A malicious interpretation of the title of this analysis could lead one to assume that it is attributing masculinity to one nation and femininity to the other. However, what I mean to do is highlight the relationship between these two glorious nations during the last few years, rather than focus on which is stronger or weaker.

Though Russia possesses a rich and complex history, its modernization begins only 20 years ago, at the beginning of the ‘90s, when its new political history took shape with leaders like Boris Yeltsin, Vladimir Putin and Dimitri Medvedev, who have governed the country in relatively similar ways. Those years of tension between the United States and the USSR, owed to the Cold War, are history; from 2008 to date, we've witnessed something radically different than those images that showed submarines, missile bases, aircraft carriers, etc., possessions of both sides used to deter the other, to possessions that American President Barack Obama and his Russian counterpart Dimitri Medvedev now share, be it out in public, in a White House room or the presidential limousine, with the traditional and well-done American hamburger, sodas, french fries, onion rings and smiles of a cordial complicity.

When the Medvedev administration took over in Russia and decided to start a military campaign in Georgia, the international community thought that Russian-American relations would become even more complicated than they had been under Putin's government; however, even having recognized the independence of Abkhazia and South Ossetia — going against the European Union and the interests of the United States — a series of events would "keep the blood from reaching the river." Fortunately for Georgia, those problems coincided with the world financial crisis of 2008; as a result, the issue of Russia and Georgia would be granted a blank slate, which, through Sarkozy's mediation, would finally reach some type of resolution.

Sarkozy and Merkel were those responsible for reconciling Russia with Europe while all of that played out, and as a result, a certain affinity came between President Obama and Medvedev. From that friendship was born the Strategic Arms Reduction Treaty (START), whose acronymn in English further denotes both countries' intentions to wipe the slate clean on Russian-North American relations and whose negotiation process both presidents were personally involved in, speaking on more than 15 occasions, according to witnesses, sometimes for more than two hours.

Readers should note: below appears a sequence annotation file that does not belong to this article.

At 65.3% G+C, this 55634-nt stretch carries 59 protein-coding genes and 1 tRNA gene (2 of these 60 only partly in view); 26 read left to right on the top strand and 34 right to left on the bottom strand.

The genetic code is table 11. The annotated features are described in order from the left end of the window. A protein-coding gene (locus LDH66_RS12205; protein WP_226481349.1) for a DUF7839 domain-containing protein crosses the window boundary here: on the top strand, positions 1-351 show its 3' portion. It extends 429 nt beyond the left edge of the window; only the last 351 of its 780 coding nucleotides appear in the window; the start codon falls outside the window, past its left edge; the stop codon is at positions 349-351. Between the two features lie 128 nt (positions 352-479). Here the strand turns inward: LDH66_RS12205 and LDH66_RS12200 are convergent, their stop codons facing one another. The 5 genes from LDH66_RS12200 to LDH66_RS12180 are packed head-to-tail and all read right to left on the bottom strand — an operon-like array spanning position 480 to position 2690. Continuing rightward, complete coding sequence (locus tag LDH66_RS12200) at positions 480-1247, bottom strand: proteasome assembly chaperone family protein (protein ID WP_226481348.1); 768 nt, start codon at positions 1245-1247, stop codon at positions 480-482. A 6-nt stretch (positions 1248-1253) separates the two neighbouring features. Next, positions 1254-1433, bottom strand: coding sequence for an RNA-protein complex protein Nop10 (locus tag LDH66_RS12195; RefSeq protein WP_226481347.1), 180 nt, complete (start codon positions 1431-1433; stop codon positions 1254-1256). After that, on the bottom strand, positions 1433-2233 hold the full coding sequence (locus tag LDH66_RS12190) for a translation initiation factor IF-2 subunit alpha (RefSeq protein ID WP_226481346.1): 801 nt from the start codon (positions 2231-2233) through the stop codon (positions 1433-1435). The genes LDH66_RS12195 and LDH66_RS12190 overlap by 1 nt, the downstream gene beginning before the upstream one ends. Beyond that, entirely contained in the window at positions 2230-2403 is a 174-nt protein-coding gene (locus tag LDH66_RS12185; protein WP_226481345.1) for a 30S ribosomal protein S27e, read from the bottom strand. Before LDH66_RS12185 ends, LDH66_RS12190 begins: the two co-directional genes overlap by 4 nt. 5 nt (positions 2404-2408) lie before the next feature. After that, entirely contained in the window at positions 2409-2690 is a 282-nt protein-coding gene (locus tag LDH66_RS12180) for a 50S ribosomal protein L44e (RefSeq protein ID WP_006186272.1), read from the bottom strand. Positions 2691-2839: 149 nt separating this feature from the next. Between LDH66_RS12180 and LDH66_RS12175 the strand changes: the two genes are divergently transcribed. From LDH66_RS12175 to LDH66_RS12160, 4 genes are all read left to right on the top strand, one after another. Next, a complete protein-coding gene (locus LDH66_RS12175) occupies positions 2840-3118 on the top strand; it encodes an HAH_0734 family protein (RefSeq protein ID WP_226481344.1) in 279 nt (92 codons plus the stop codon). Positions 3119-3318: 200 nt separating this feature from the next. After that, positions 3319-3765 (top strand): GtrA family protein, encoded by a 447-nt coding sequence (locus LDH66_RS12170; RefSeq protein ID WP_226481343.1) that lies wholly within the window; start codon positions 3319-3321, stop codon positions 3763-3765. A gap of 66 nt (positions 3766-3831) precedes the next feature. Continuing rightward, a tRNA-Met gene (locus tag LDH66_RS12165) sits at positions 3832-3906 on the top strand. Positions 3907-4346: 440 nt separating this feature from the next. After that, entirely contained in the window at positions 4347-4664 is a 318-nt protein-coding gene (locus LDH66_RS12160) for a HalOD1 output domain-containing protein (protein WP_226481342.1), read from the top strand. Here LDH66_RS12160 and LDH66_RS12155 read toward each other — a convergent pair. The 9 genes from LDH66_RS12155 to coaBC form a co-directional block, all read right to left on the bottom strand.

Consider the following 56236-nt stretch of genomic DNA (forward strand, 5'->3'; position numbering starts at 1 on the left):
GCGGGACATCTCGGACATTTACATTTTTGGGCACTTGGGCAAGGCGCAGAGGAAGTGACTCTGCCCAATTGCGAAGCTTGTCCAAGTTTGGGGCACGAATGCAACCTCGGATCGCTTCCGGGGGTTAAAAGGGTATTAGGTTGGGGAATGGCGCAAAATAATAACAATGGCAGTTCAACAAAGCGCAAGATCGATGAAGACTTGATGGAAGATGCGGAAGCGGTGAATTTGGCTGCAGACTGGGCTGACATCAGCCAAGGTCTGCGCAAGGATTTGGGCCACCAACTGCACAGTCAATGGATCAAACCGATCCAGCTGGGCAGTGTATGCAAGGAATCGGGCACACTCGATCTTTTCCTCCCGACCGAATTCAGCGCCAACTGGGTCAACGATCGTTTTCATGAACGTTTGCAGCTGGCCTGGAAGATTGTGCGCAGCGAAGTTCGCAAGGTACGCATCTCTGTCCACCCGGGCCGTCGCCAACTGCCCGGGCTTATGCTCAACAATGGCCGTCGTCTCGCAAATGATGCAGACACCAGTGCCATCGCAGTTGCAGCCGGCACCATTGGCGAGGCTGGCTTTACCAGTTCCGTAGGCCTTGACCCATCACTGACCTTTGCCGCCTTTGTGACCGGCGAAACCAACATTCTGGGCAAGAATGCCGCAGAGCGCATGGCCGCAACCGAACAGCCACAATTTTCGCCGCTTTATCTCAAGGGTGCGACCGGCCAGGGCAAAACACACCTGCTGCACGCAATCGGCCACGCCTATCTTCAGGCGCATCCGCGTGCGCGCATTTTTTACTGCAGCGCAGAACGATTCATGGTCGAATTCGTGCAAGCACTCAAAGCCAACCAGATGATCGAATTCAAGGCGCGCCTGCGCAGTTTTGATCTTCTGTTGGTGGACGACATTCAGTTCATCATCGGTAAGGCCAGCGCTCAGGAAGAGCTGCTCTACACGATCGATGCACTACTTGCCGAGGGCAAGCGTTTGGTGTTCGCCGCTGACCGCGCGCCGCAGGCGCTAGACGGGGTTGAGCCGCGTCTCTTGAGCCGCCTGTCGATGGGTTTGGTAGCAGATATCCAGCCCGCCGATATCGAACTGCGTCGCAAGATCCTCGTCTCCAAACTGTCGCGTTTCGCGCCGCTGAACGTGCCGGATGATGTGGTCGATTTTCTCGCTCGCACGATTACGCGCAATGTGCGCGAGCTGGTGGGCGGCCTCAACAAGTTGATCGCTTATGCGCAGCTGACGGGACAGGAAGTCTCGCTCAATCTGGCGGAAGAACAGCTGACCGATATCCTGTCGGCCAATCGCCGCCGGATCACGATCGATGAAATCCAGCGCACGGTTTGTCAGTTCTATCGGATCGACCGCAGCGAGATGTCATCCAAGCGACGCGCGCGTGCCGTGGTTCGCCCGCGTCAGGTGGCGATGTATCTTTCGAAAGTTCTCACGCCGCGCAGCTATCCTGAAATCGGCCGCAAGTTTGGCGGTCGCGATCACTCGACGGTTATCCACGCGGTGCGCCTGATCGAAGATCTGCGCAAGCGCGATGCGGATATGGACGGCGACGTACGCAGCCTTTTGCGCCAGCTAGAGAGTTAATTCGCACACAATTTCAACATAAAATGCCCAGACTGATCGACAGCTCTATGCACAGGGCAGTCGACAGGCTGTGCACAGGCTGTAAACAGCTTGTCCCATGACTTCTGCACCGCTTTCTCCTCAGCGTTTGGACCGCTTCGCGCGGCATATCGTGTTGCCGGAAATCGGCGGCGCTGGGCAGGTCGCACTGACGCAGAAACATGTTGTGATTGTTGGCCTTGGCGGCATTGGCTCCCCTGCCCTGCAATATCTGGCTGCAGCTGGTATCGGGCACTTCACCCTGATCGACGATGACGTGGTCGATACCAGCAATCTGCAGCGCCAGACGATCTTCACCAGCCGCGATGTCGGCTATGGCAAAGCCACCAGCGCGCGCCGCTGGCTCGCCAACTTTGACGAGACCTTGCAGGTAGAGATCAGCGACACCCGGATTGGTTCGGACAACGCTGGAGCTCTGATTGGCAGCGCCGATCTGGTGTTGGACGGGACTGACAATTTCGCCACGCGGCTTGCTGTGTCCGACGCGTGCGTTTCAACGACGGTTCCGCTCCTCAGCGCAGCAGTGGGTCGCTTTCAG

This friendship bore important fruits for both countries and for the peace the international community has always strived for. Besides the abovementioned agreement, in October of 2009, Obama retired the construction of the anti-missile shield that the Bush administration had put in place. Russia, for its part, would support resolution 1929 of the UN Security Council by imposing sanctions on Iran and promising not to supply Ahmadinejad with the S300 ground-to-air missile launching system as it had planned.

Last year, Russia abstained from voting in favor of a resolution that would order an invasion of Libya, which, without explicitly vetoing the resolution, indirectly allowed the West to initiate a military action there in the hands of NATO. The fluid relations between Washington and Moscow were then put to the test with the scandal of the 10 Russian spies captured in the United States, who were, surprisingly, turned over to Russia several months later.

However, while this whole idyllic history of highlights between the two countries' governments has been controlled by initiatives backed by mutual cooperation and friendship, it is possible that a new threat may be seen in the ghost of the anti-missile shield system in Europe and new difficulties in reaching agreements, as well as Russia's support of the Syrian monarchy and Iran. Above all, there is the return of Vladimir Putin as president, whose ideas of Russia as the center of global power are known all too well, as is his growing level of personal power, which upsets even the very Russians he rules.